Lake Andes man's burglary, grand theft convictions upheld by SD Supreme Court
PIERRE — A conviction stemming from a 2016 burglary and grand theft case in Charles Mix County has been upheld by the South Dakota Supreme Court, the court ruled last week.
Trevor Zephier, of Lake Andes, appealed his 2017 conviction for first-degree burglary and grand theft after being found guilty during a jury trial in Lake Andes.
The court had narrowed the questions from Zephier down to two issues: whether the circuit court erred when it denied Zephier’s motion to suppress gun evidence at trial and whether the court abused its discretion when it denied his motion for expert analysis of fingerprint analysis on the guns.
During the burglary investigation, officers found 16 guns, some of which had matched descriptions of guns stolen in 2010 from a home near Lake Andes. Nine of the guns were recovered from the backseat of Zephier’s car and another seven guns were discovered in the trunk.
Charles Mix County Chief Deputy Derik Rolston and another deputy photographed the guns, brought them back to the sheriff’s office to inventory them and eventually return them to the original owner. At trial, Rolston testified that the guns were returned to the original owner after checking with the state’s attorney. A second individual charged in the case, Daniel Cranmer, had testified that Zephier had helped take “several armfuls” of guns from the owner’s house and load them into Zephier’s car.
At trial, Zephier moved to suppress evidence related to the guns, asserting that state prosecutors would be unable to establish a proper chain of custody based on its decision to immediately return the stolen guns to the original owner. Instead, Zephier sought forensic testing of the guns to confirm what he claimed would be the absence of his fingerprints, the court wrote.
The circuit court denied that motion in part, because it reasoned that circumstances “made it unforeseeable that the Defendant would later claim to have never seen or touched any of the firearms.”
The opinion, written by Justice Mark Salter, wrote that the court did not err in its judgement to deny Zephier’s motion to exclude the evidence associated with the stolen guns, even if law enforcement and the prosecutor did not meet the standards for preserving evidence. At most, he wrote, the guns were “potentially useful” to Zephier’s defense, but Zephier’s argument that his due process was violated was unsustainable because he had not established that prosecutors or law enforcement acted in bad faith.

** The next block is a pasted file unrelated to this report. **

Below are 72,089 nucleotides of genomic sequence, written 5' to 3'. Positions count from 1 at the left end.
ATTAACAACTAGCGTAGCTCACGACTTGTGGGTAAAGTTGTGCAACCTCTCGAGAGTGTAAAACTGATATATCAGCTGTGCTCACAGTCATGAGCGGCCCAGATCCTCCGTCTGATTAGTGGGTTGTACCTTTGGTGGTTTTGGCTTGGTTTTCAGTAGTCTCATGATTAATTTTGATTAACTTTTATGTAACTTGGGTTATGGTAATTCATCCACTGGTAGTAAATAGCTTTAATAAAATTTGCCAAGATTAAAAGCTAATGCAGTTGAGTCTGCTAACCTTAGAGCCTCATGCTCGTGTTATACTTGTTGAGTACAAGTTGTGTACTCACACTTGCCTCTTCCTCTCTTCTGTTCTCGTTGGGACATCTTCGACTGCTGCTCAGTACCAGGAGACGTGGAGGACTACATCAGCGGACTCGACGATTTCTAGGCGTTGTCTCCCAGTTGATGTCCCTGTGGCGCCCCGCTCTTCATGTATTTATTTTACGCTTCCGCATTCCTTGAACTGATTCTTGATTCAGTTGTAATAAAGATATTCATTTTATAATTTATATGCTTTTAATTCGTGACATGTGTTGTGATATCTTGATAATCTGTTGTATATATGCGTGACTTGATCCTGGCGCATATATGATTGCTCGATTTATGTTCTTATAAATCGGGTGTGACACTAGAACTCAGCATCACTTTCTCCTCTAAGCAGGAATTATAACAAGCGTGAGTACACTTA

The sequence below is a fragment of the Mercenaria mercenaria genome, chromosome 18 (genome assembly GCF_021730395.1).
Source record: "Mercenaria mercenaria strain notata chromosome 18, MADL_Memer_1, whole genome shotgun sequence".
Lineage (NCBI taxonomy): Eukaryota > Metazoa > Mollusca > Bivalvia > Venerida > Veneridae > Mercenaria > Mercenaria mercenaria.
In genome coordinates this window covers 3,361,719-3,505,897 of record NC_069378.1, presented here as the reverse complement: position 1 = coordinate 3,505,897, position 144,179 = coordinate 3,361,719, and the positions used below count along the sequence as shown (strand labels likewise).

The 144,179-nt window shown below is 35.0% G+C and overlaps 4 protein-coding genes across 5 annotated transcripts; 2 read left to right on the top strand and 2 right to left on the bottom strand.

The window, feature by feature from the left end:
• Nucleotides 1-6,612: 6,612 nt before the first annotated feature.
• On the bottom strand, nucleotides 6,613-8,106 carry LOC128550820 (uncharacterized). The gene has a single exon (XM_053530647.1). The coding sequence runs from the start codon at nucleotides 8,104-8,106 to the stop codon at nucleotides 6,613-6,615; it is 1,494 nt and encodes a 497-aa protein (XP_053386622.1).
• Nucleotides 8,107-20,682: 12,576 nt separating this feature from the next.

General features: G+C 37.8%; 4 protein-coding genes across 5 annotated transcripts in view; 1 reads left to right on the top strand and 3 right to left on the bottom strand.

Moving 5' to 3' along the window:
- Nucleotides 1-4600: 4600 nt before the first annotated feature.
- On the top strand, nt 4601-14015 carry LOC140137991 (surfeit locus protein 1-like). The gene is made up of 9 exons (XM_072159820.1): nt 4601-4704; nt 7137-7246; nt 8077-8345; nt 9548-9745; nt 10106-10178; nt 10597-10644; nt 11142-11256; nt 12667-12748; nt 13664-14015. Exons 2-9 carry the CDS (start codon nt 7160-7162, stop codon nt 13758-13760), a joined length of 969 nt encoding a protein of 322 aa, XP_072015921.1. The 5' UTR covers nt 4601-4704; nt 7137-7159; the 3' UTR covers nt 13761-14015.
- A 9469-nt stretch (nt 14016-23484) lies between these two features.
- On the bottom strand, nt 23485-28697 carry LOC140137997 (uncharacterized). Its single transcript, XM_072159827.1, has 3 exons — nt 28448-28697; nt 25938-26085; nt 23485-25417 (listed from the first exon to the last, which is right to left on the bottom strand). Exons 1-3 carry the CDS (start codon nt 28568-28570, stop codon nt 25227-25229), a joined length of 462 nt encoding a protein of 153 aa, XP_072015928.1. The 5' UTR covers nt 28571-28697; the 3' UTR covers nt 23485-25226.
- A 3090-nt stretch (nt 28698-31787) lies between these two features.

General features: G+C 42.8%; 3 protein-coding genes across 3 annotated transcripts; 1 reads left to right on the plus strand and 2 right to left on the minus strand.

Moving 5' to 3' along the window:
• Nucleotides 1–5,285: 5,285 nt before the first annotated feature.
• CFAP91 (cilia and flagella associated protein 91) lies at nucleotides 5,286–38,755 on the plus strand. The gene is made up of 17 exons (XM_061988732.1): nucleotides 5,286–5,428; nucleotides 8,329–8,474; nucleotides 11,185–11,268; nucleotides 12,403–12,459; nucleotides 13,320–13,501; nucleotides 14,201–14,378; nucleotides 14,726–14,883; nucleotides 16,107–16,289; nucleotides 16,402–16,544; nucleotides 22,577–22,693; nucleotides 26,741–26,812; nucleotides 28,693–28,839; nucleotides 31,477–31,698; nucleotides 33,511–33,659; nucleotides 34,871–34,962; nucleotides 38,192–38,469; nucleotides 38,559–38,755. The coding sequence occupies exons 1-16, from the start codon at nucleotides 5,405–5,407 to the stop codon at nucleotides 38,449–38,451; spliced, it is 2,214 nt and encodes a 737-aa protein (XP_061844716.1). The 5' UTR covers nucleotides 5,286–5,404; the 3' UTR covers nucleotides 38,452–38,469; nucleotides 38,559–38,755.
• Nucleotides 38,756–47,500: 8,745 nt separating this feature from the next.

“In this way, the state failed to preserve Zephier’s right to examine the guns for the presence or absence of forensic evidence,” Salter wrote. “Although the guns were not, themselves, destroyed or lost, the evidence Zephier sought — the absence of his fingerprints — was likely compromised to such an extent it was effectively lost.”
South Dakota state law requires law enforcement to notify the defendant before releasing evidence back to the original owner.
“Although law enforcement officers did not comply with statutory standards for preserving seized evidence when they prematurely returned the guns to Soulek, Zephier has not demonstrated that the evidence was material or that officers acted in bad faith,” Salter wrote. “In addition, the court acted within its discretion when it denied Zephier’s request for fingerprint testing. The request lacked sufficient factual support, and the analysis was unnecessary to his defense.”
The court’s other four justices concurred with Salter’s opinion.
Zephier was sentenced to 25 years in the state penitentiary with 15 years suspended for the burglary conviction and 10 years in the penitentiary with five years suspended for the grand theft conviction. The sentences were ordered to be served concurrently with credit for time served.